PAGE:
• Learn from your successes and mistakes.
  • Make sure that you know why and why the pictures that you like worked and why the rest didn’t.

All of this makes me re-assess my new year’s resolution. It isn’t just to take more pictures – it’s to take more different pictures and to learn as much as I can in the process. If I get time I might even learn a bit more about mathematical formulae too.

What kind of photographer are you?

© Neil Turner, August 2013. Evening light from London's Tower Bridge. From my EyeEm feed.

© Neil Turner, August 2013. Evening light from London’s Tower Bridge. From my EyeEm feed.

When you are introduced in a social situation as a ‘photographer’ there is almost always a follow up which will vary from “do you do weddings?” via “what kind of photographer are you?” to “I take a lot of pictures myself”. How you respond to these various questions and comments says a lot about you.

There was a time when I got quite annoyed that so many people automatically equated professional photography with wedding photography and it didn’t help that I wasn’t a huge fan of the work most wedding photographers were doing.

That has literally all changed. Fewer people automatically assume that I must shoot weddings at the same time as the quality of the best wedding photography has gone from quite good to extraordinarily good. It is inexcusable, not to mention counter-productive, to get worked up about people not understanding a job market as complex as photography when the only professionals that the majority have met are high street portrait photographers and wedding photographers.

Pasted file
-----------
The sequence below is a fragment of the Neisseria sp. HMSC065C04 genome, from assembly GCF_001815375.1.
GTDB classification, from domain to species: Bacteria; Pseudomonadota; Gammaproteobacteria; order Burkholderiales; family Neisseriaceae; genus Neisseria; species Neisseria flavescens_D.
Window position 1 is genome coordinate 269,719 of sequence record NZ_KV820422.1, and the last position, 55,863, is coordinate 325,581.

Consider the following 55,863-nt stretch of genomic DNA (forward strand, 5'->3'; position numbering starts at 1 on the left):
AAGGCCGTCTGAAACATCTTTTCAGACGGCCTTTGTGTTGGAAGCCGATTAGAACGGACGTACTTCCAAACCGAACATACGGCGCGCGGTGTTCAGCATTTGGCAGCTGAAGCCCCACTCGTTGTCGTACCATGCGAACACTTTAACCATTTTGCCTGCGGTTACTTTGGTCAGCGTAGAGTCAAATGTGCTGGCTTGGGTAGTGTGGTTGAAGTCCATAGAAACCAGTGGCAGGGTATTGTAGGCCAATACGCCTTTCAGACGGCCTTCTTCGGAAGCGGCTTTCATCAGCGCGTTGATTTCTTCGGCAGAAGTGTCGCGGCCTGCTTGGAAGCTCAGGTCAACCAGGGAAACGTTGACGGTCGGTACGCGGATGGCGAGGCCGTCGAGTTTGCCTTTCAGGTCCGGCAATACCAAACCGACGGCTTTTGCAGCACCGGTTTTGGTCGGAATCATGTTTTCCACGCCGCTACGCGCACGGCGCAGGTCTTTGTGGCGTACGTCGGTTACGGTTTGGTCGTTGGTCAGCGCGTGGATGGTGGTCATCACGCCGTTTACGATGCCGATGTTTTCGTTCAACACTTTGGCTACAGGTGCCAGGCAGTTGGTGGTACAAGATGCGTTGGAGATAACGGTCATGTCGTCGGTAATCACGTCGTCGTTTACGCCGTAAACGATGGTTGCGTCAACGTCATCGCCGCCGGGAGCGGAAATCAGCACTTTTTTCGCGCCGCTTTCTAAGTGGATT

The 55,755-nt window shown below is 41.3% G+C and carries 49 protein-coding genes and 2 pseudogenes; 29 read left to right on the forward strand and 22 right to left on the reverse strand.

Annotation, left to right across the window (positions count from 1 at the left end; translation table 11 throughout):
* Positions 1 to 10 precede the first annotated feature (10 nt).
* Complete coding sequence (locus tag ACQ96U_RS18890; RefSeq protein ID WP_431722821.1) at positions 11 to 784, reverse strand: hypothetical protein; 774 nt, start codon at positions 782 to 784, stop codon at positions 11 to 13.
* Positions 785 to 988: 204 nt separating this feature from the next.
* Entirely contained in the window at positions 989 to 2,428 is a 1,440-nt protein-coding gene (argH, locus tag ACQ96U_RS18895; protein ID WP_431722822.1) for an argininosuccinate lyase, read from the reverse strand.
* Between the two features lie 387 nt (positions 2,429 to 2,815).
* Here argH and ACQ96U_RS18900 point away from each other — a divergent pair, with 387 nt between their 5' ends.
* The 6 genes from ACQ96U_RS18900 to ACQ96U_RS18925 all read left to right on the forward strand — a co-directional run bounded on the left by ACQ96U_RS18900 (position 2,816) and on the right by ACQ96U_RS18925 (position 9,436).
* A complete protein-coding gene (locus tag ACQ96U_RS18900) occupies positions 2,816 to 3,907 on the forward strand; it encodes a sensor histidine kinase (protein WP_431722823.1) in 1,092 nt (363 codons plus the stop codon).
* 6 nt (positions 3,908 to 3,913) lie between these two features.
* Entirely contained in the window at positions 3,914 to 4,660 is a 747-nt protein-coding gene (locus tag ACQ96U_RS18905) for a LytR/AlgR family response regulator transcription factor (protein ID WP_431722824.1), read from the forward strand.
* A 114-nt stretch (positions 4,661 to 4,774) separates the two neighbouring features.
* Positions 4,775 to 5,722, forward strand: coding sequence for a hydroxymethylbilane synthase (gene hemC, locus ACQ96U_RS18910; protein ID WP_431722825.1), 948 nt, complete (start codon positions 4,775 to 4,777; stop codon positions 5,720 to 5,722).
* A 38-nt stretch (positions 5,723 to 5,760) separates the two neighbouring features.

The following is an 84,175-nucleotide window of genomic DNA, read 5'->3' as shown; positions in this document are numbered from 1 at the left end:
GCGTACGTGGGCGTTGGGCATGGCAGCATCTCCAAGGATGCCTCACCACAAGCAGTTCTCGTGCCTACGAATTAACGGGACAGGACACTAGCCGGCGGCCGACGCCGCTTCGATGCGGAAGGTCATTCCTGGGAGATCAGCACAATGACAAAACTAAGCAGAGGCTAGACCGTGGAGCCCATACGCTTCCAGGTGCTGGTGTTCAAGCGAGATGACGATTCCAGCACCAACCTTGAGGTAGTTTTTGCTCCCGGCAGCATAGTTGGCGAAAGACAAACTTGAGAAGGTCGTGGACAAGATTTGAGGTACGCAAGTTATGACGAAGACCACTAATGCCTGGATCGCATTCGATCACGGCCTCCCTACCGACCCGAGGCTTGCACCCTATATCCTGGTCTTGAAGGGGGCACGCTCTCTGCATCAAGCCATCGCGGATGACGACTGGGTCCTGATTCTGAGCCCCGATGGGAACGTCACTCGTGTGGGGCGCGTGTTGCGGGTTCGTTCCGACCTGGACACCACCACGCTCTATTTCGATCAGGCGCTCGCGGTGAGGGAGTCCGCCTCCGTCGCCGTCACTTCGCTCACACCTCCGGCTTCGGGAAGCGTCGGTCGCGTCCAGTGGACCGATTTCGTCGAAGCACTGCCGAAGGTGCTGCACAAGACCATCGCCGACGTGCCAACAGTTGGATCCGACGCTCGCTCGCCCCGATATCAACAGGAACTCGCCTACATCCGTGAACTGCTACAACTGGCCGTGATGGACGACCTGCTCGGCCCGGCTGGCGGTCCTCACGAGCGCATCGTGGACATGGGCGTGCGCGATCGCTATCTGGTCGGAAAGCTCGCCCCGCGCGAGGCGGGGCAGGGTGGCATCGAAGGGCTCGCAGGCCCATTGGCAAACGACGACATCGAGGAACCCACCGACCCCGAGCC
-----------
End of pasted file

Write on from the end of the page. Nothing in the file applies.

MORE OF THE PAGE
My annoyance has gone away (that could of course be my age showing through) and been replaced with a desire to educate as many people as I can about what makes a professional photographer different from a person with a nice camera. I’ve had a go at defining professionalism on this blog before so I want to visit my notions of myself as a photographer:

What kind of photographer AM I?

This is an exercise that we should all do no matter what we do for a living and no matter how we have described ourselves in the past. Every website, social media platform and discussion forum that I appear in has some form of description of me but they vary subtly from one to another. For example, on the EyeEm photo sharing site I have been using this;

Middle-aged editorial photographer still obsessed with taking pictures for fun, for a living and for posterity

Whereas on my AboutMe page I use the following;

Middle-aged editorial & corporate photographer, still crazy about pictures after all of these years

And then on LinkedIn – which I regard as the most important and most serious of the social media platforms for work I use a much longer description;

Freelance photographer based in the south of England providing editorial and editorial style photography to the media industries. Features, portraits, case studies and documentary style work for newspaper, magazine, commercial, PR and NGO clients